Friday, July 21, 2017

Friday Feature: Sensory Friendly Baseball

We live close enough to PeoplesBank Park to hear the fireworks some nights. But last night, it was quiet, despite the fact that the York Revolution was hosting the Sugar Land Skeeters. And, it wasn't just fireworks that were missing.

In addition to hosting the Skeeters, the Revs were hosting Sensory Friendly Night. From the pre-game through the end of the game itself, loudspeakers were less loud, mascot DownTown was more tame and promotions and graphics were less in evidence, all in an effort to welcome kids with autism and others who are put off by the sensory overload of a typical baseball game.

And the Revs aren't alone. Sensory Friendly Nights are becoming more common, making it possible for everyone in the family to enjoy the game.

In this particular game, the Revs beat the Skeeters, 11-2, albeit more quietly than usual.

Wednesday, July 19, 2017

News and Updates, A.K.A., Whaddaya Mean Writers Don't Just Write?

When I first embarked on my writing career, writing time meant literally that -- time spent at the computer, or with paper and a writing implement, putting words on the page. The Internet was in its infancy. There was no blogging or social media. Writing meant physically placing oneself into a chair (there were no treadmill desks either) and putting stories on the page or the screen.
Now, nearly 25 years later, I think it's fair to say that this is still the most important part of a writer's job. Clearly, it's the defining part of a writer's job. 

What it isn't, however, is the only part of a writer's job.

I'm not complaining. I happen to like the Internet, blogging and social media. In fact, I prefer all of them to what is arguably a writer's second most important task: editing. I enjoy exercising my creative muscles doing things like making graphics, pinning ideas and trying to fit fun and meaningful thoughts into 140 characters. 

It's a good thing, too, because, for better or for worse, these activities are no longer considered optional for those who wish to embark on or maintain a writing career. Whether we publish independently or traditionally, whether we represent ourselves or have agents to do the heavy lifting, authors are expected to help spread the word about the things we write. 

The fact that I like doing this stuff makes me one of the lucky ones. I truly enjoy interacting with my readers online and offline, with other writers in cafes and at conferences and with wannabe writers, well, almost anywhere, which is exactly where I tend to find them. All of these things create a sense of community and reduce the loneliness inherent in a job where your best work gets done when you're alone.

This week, I've been playing with my blog (you might have noticed a change in the background). Look for a bit more tweaking over the next few weeks as I get it to just where I want it to be. I've also created a header to use when I share these posts on Twitter and I'm preparing for a Facebook party next week, creating a script of sorts, making graphics and putting together prizes.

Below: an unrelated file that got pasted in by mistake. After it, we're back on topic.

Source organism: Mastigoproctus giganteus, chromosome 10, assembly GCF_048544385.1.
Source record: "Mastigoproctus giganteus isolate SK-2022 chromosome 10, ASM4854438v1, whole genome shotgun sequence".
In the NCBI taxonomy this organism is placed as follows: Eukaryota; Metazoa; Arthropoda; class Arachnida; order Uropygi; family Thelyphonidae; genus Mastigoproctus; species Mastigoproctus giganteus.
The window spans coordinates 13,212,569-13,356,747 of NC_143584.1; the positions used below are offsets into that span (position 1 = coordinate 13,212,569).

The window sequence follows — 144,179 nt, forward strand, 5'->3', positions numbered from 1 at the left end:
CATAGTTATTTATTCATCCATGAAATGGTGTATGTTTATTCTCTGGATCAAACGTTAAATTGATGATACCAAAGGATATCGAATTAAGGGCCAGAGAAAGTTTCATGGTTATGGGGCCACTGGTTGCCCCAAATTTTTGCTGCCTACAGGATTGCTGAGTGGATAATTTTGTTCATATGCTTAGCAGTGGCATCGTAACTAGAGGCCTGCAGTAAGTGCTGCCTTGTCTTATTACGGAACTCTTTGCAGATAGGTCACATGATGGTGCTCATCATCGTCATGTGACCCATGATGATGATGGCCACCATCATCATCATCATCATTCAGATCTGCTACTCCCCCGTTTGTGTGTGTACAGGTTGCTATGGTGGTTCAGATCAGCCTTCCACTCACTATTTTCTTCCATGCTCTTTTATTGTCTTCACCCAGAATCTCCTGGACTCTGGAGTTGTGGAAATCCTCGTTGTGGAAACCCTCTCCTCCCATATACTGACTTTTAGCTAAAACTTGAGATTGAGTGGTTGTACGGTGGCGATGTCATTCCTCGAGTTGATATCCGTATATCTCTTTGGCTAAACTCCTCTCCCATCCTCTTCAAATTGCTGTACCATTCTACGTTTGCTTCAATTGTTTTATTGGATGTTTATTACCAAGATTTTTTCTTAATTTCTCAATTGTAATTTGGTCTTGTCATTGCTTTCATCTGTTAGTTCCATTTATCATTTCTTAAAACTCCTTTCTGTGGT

If you fit into any of the categories above (reader, writer, wannabe writer), or if you're just curious, I hope you'll stop by. Last year's Christmas in July Facebook Party centered on Chasing a Second Chance, which had come out eight months earlier. Since I have no new book (yet), my Second Annual Christmas in July Facebook Party will have a different focus, but I can still promise conversation, games, a character Q & A and prizes, but no hard sell. Christmas, whether celebrated in July or December, isn't supposed to be about selling stuff. And parties are supposed to be about talking to people, not whipping out our checkbooks.

So, if you happen to be free on Tuesday, July 25 from 3-6 pm (EST), I hope you'll stop by. That way, you can find out a little bit about what I do when I'm not writing.

Monday, July 17, 2017

Calendar Conversations

Photo: Cook Diary
(Jewish Apple Cake)
When I was in high school, I loved to bake. Not just stuff out of boxes and tubes (my current go-to when I can't convince my daughter to bake for me), but recipes I selected from cookbooks. My mom and I had a great deal -- I baked and she cleaned up -- one that allowed each of us to do the thing she preferred.

Cooking, on the other hand, is not something I've ever really enjoyed. I don't mind cooking, but I dislike meal planning and, as someone who works from home much of the time, I resent the time meal preparation takes out of my schedule. Once upon a time, putting together a great meal appealed to my creative side, but, with rare exceptions, those days are gone.

Shortly before my husband and I got married, I changed jobs, moving from a full-time position to a Monday-Thursday work week. Over time, that job also morphed into full-time, and Friday night dinners out became part of our routine. We'd become parents by then, so these dinners were never anything fancy, but they became a family tradition of sorts.

Initially, we aimed for restaurant consensus, and later, when my daughter was old enough, we began taking turns choosing the restaurant. She loved the power it gave her when she picked a restaurant, and I loved knowing we'd go somewhere she'd find something to her liking.